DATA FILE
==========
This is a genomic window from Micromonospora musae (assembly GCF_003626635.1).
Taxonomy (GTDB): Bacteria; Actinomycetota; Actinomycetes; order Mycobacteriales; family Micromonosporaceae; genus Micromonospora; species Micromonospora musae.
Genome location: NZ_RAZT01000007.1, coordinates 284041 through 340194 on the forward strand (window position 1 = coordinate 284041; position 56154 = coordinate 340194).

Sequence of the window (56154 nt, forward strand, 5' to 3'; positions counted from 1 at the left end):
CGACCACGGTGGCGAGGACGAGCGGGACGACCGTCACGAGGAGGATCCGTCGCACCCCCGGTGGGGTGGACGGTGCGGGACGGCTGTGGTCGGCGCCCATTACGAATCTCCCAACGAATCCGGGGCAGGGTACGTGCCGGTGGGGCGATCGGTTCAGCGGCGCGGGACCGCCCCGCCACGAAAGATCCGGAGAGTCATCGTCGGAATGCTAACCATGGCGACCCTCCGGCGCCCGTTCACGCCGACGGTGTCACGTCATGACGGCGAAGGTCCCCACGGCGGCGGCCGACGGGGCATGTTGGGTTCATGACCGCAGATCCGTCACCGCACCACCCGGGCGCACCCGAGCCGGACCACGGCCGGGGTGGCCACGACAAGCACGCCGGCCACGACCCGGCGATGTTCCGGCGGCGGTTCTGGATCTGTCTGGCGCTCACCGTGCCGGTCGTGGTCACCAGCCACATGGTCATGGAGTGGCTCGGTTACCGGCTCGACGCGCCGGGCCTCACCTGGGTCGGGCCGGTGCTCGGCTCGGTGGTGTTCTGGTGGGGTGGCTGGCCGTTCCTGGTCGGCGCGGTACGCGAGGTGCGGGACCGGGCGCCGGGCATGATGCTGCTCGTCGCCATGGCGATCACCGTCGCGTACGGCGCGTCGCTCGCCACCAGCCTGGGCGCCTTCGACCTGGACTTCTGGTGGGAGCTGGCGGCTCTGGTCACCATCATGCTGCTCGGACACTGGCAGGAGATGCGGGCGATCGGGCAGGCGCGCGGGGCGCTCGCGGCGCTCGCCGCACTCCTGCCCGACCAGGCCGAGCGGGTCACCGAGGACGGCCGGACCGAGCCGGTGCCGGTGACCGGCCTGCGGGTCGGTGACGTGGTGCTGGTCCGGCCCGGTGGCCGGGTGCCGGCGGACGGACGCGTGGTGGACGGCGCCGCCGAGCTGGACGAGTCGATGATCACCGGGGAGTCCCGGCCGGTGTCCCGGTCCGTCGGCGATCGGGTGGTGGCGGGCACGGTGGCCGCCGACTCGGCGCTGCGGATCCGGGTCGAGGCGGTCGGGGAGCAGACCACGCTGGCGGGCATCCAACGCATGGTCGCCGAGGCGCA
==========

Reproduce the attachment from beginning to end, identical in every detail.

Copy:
This is a genomic window from Micromonospora musae (assembly GCF_003626635.1).
Taxonomy (GTDB): Bacteria; Actinomycetota; Actinomycetes; order Mycobacteriales; family Micromonosporaceae; genus Micromonospora; species Micromonospora musae.
Genome location: NZ_RAZT01000007.1, coordinates 284041 through 340194 on the forward strand (window position 1 = coordinate 284041; position 56154 = coordinate 340194).

Sequence of the window (56154 nt, forward strand, 5' to 3'; positions counted from 1 at the left end):
CGACCACGGTGGCGAGGACGAGCGGGACGACCGTCACGAGGAGGATCCGTCGCACCCCCGGTGGGGTGGACGGTGCGGGACGGCTGTGGTCGGCGCCCATTACGAATCTCCCAACGAATCCGGGGCAGGGTACGTGCCGGTGGGGCGATCGGTTCAGCGGCGCGGGACCGCCCCGCCACGAAAGATCCGGAGAGTCATCGTCGGAATGCTAACCATGGCGACCCTCCGGCGCCCGTTCACGCCGACGGTGTCACGTCATGACGGCGAAGGTCCCCACGGCGGCGGCCGACGGGGCATGTTGGGTTCATGACCGCAGATCCGTCACCGCACCACCCGGGCGCACCCGAGCCGGACCACGGCCGGGGTGGCCACGACAAGCACGCCGGCCACGACCCGGCGATGTTCCGGCGGCGGTTCTGGATCTGTCTGGCGCTCACCGTGCCGGTCGTGGTCACCAGCCACATGGTCATGGAGTGGCTCGGTTACCGGCTCGACGCGCCGGGCCTCACCTGGGTCGGGCCGGTGCTCGGCTCGGTGGTGTTCTGGTGGGGTGGCTGGCCGTTCCTGGTCGGCGCGGTACGCGAGGTGCGGGACCGGGCGCCGGGCATGATGCTGCTCGTCGCCATGGCGATCACCGTCGCGTACGGCGCGTCGCTCGCCACCAGCCTGGGCGCCTTCGACCTGGACTTCTGGTGGGAGCTGGCGGCTCTGGTCACCATCATGCTGCTCGGACACTGGCAGGAGATGCGGGCGATCGGGCAGGCGCGCGGGGCGCTCGCGGCGCTCGCCGCACTCCTGCCCGACCAGGCCGAGCGGGTCACCGAGGACGGCCGGACCGAGCCGGTGCCGGTGACCGGCCTGCGGGTCGGTGACGTGGTGCTGGTCCGGCCCGGTGGCCGGGTGCCGGCGGACGGACGCGTGGTGGACGGCGCCGCCGAGCTGGACGAGTCGATGATCACCGGGGAGTCCCGGCCGGTGTCCCGGTCCGTCGGCGATCGGGTGGTGGCGGGCACGGTGGCCGCCGACTCGGCGCTGCGGATCCGGGTCGAGGCGGTCGGGGAGCAGACCACGCTGGCGGGCATCCAACGCATGGTCGCCGAGGCGCA